Has a rude coworker ever ruined your day?
March 12, 2018
By Heather Nezich, courtesy of SBAM Approved Partner ASE
A new study revealed that witnessing a rude act in the morning can hurt work performance all day. Additional studies have shown that the disengagement caused by rudeness can result in significant revenue loss and project delays.
In the study published in the Journal of Applied Psychology, they found that simply witnessing a rude act in the morning can ruin a person’s entire day. The study looked at 81 managers of an executive MBA program at the University of Florida. They exposed them to a video at 7:00 a.m. that showed either neutral or rude behavior. They also gave each participant four sentences to unscramble. Each sentence focused on disrespectful or neutral behaviors.
At 4:00 p.m. each participant completed a survey about their day. Nearly everyone who witnessed rude behavior in the morning video reported the perception of incivility in the workplace that day. The rudeness had tainted their perceptions for the entire day. “With your brain, everything is arranged in a semantic network,” Dr. Woolum, the lead researcher, says. “So if I say ‘bird,’ you are likely to recall tree, sky, feathers, etc. These are related nodes, closely linked to the concept of birds,” he explains. “So when incivility or rudeness is witnessed in the morning, it calls to mind related concepts. That also means that when you encounter ambiguous behavior in the workplace later in the day, you are primed to see it as indicative of rudeness.”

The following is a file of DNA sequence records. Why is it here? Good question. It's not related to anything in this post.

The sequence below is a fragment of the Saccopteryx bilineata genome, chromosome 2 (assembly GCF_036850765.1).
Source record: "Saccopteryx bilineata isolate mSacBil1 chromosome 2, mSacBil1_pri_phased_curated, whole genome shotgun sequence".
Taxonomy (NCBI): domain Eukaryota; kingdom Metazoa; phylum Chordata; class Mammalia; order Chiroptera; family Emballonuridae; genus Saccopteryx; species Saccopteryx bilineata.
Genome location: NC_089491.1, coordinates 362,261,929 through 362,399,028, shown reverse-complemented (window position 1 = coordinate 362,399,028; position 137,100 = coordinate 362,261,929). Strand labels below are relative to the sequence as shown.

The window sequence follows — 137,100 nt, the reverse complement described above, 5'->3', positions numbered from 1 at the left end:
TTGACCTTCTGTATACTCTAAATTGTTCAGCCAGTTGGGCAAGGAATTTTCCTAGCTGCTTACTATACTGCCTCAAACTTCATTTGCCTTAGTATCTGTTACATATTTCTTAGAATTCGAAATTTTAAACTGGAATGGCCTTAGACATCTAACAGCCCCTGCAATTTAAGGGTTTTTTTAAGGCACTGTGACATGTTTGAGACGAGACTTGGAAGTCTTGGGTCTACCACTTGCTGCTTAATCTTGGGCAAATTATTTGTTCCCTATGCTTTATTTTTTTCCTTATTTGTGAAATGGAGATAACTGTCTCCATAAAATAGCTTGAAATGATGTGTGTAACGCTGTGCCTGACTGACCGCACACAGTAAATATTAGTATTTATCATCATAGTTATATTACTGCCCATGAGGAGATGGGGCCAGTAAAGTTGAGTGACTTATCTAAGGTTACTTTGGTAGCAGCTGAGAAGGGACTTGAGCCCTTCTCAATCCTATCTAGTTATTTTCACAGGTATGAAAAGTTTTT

It’s amazing how one person’s action could affect several people’s entire day. It reduces productivity, decreases morale, increases turnover, and damages customer relationships. Dealing with its aftermath involves significant managerial attention and time. But there are steps leaders can take to counteract rudeness in the office:
- Monitor your own behavior. Request feedback on it, and make sure that their actions are a model for others.
- Hire with civility in mind. Behavioral assessments can help to identify behavior patterns.
- Don’t ignore it. Ignoring is telling employees that it’s acceptable. If you witness it, deal with it.
- Deal directly with the culprit. Speak to them in private and tell them how their behavior is affecting others.
- Listen to the offender. Find out what triggered it and look for ways to help him/her deal with a similar situation next time.
- Create group norms and expectations, reward good behavior, and penalize bad behavior.
- Let teams know what type of behavior is considered rude, such as:
Failing to acknowledge another person’s presence
Using abusive language
Discounting employee contribution
Bullying or intimidation
Poor communication etiquette
Rudeness has direct impact on productivity and employee retention. 1 in 8 employees who’ve experienced rudeness at work will leave their jobs for a less stressful environment. A little rudeness can stretch far into the organization and have extreme affects on employee performance. As a leader, be sure to address it head-on in order to avoid even bigger issues down the road.